A Chinese naval group in the South China Sea, where the US considers Beijing's presence is a growing strategic threat
The White House warned China it will "defend" US and international "interests" in the South China Sea and that trade must be a "two-way street."
Signaling Donald Trump's tough stance against Beijing on Monday, spokesman Sean Spicer said "the US is going to make sure we protect our interests" in the South China Sea.
"If those islands are, in fact, in international waters and not part of China proper, yeah, we'll make sure we defend international interests from being taken over by one country."
China lays claim to a vast extent of the South China Sea within a so-called "nine dash line," including waters claimed by several of its neighbors.
Under president Barack Obama's administration that preceded Trump's, Washington insisted it was neutral on the legal question of sovereignty over the islets, reefs and shoals.
But, while calling for the dispute to be resolved under international law, the US supported freedom of navigation by sending naval patrols through Chinese-claimed turf.
Last week, former ExxonMobil chief executive and secretary of state nominee Rex Tillerson suggested a hardening of this stance, calling China's building of bases on the disputed islands illegal.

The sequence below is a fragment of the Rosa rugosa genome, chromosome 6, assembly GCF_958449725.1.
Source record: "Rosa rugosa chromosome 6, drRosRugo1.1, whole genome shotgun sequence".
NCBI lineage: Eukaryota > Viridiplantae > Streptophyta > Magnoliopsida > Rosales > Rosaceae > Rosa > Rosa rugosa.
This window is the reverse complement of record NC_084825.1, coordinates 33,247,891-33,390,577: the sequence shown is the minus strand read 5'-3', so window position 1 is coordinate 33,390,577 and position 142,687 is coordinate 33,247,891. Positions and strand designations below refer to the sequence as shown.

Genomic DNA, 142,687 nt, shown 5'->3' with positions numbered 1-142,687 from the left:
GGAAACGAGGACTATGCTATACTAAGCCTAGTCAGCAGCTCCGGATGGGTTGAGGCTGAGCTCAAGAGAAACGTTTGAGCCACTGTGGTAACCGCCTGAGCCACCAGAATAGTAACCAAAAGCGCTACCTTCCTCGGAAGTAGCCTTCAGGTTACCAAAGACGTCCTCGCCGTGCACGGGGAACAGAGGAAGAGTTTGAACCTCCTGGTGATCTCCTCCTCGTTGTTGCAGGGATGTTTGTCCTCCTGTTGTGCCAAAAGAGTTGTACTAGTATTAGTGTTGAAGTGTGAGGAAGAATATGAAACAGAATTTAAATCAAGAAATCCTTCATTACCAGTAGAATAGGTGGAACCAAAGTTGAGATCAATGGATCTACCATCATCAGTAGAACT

"We're going to have to send China a clear signal that, first the island building stops, and second, your access to those islands is also not going to be allowed," he said.
Tillerson's remarks raised the prospect of a confrontation between the world's two greatest powers, and Spicer did nothing from the White House podium to walk them back.
He also took a tough line on trade, returning to Trump's campaign theme that existing rules favor Chinese exports to the United States and cost American jobs.
- 'Not a two-way street' -
Spicer said that Trump is aware that US firms need access to China's large domestic market, but that he is not prepared to accept that current arrangements continue.
"In many cases, it's not a two-way street," he argued.
"There's so many Chinese businesses and individuals frankly, who can have ease of access in the United States to sell their goods or services."
Spicer cited limits on the penetration of US financial and banking services in China, and noted the difficulties of US firms protecting their intellectual property rights.
Trump "understands the market that China has and our desire to further penetrate that market," Spicer argued.
"But he also recognizes there are a lot of concerns with how we are treated entering into China's market and we need to review that."
Trump advisors have mulled declaring China a "currency manipulator," or levying tariffs on Chinese products in a bid offset in the import gap.
Even before taking office, Trump infuriated Beijing accepting a congratulatory phone call from Taiwanese President Tsai Ing-wen.
The move upended decades of diplomatic precedent in which the US president avoided direct public communication with the island's leader.